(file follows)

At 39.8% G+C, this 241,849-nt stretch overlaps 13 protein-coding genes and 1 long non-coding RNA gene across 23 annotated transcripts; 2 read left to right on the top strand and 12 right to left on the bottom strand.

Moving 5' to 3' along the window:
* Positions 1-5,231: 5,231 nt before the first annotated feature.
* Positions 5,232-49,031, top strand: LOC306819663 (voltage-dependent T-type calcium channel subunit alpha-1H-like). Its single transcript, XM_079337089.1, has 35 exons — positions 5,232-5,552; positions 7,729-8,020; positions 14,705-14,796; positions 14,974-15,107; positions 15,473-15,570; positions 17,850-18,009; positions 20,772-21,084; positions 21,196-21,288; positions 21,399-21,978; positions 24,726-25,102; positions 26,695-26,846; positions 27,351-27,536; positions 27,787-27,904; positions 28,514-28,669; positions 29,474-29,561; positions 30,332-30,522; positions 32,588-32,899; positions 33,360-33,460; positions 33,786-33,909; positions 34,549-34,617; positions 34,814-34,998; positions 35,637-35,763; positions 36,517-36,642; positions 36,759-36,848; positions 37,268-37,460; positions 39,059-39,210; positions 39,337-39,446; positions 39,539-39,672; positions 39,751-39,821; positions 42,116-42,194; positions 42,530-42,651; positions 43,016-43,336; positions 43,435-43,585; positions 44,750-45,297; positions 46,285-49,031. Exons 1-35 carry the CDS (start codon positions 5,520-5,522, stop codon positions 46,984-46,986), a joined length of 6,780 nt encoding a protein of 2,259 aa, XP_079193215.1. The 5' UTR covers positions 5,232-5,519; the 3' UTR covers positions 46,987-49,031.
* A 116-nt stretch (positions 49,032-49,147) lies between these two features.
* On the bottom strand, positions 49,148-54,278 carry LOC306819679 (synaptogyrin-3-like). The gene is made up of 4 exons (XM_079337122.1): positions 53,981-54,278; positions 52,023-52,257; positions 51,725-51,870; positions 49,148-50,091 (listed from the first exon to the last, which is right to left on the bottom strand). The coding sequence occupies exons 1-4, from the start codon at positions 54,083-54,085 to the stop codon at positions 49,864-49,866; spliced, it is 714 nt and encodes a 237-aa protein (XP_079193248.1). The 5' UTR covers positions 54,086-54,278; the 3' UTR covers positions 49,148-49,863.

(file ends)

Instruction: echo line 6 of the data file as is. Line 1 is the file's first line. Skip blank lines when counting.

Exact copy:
* On the bottom strand, positions 49,148-54,278 carry LOC306819679 (synaptogyrin-3-like). The gene is made up of 4 exons (XM_079337122.1): positions 53,981-54,278; positions 52,023-52,257; positions 51,725-51,870; positions 49,148-50,091 (listed from the first exon to the last, which is right to left on the bottom strand). The coding sequence occupies exons 1-4, from the start codon at positions 54,083-54,085 to the stop codon at positions 49,864-49,866; spliced, it is 714 nt and encodes a 237-aa protein (XP_079193248.1). The 5' UTR covers positions 54,086-54,278; the 3' UTR covers positions 49,148-49,863.